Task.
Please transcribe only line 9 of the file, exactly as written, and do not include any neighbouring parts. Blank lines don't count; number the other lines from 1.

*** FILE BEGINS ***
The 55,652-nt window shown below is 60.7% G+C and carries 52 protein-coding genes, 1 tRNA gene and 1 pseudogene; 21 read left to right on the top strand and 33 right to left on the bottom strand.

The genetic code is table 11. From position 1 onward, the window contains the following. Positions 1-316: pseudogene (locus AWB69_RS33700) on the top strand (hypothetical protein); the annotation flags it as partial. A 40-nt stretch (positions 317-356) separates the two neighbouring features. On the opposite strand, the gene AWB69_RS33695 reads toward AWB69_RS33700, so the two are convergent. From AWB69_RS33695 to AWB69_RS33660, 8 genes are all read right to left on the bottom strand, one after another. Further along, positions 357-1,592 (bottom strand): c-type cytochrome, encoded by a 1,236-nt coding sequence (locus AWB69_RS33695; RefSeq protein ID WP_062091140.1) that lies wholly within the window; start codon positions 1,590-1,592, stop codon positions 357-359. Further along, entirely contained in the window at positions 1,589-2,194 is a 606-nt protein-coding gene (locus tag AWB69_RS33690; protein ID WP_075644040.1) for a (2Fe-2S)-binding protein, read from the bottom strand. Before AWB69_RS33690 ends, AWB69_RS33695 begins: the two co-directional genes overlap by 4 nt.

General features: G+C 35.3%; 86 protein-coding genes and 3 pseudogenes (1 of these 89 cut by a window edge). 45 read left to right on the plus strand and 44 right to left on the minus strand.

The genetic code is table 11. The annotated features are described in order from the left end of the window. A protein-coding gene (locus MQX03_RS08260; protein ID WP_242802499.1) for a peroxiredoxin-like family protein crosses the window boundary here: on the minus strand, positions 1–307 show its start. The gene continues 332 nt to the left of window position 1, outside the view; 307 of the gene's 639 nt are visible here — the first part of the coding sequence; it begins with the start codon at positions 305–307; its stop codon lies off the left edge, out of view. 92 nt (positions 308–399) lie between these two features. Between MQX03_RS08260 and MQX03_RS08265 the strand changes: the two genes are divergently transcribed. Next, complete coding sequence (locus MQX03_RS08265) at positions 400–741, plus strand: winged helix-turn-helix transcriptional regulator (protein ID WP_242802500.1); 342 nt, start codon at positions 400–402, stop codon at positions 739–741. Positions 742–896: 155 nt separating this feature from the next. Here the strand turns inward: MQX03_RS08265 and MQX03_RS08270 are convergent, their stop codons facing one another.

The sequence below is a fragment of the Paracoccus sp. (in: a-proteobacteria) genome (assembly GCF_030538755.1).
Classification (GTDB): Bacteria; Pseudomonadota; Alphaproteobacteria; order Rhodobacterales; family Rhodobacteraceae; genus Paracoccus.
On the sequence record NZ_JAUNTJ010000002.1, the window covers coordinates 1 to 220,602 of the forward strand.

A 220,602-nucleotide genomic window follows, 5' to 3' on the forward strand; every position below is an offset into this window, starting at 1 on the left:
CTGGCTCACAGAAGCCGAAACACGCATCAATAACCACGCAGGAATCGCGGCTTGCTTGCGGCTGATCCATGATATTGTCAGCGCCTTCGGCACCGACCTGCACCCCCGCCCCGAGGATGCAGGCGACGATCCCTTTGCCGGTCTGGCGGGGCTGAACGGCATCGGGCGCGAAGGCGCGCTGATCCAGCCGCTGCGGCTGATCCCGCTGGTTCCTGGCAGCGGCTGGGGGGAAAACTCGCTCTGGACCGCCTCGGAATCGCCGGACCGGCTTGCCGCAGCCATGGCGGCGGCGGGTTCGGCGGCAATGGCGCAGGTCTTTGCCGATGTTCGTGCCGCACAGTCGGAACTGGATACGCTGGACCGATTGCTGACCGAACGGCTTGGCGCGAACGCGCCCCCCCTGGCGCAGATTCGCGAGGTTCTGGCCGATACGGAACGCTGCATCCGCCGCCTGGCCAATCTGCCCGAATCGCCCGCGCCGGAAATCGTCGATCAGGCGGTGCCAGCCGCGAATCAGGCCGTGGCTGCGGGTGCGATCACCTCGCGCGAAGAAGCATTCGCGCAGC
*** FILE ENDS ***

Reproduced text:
CTGGCTCACAGAAGCCGAAACACGCATCAATAACCACGCAGGAATCGCGGCTTGCTTGCGGCTGATCCATGATATTGTCAGCGCCTTCGGCACCGACCTGCACCCCCGCCCCGAGGATGCAGGCGACGATCCCTTTGCCGGTCTGGCGGGGCTGAACGGCATCGGGCGCGAAGGCGCGCTGATCCAGCCGCTGCGGCTGATCCCGCTGGTTCCTGGCAGCGGCTGGGGGGAAAACTCGCTCTGGACCGCCTCGGAATCGCCGGACCGGCTTGCCGCAGCCATGGCGGCGGCGGGTTCGGCGGCAATGGCGCAGGTCTTTGCCGATGTTCGTGCCGCACAGTCGGAACTGGATACGCTGGACCGATTGCTGACCGAACGGCTTGGCGCGAACGCGCCCCCCCTGGCGCAGATTCGCGAGGTTCTGGCCGATACGGAACGCTGCATCCGCCGCCTGGCCAATCTGCCCGAATCGCCCGCGCCGGAAATCGTCGATCAGGCGGTGCCAGCCGCGAATCAGGCCGTGGCTGCGGGTGCGATCACCTCGCGCGAAGAAGCATTCGCGCAGC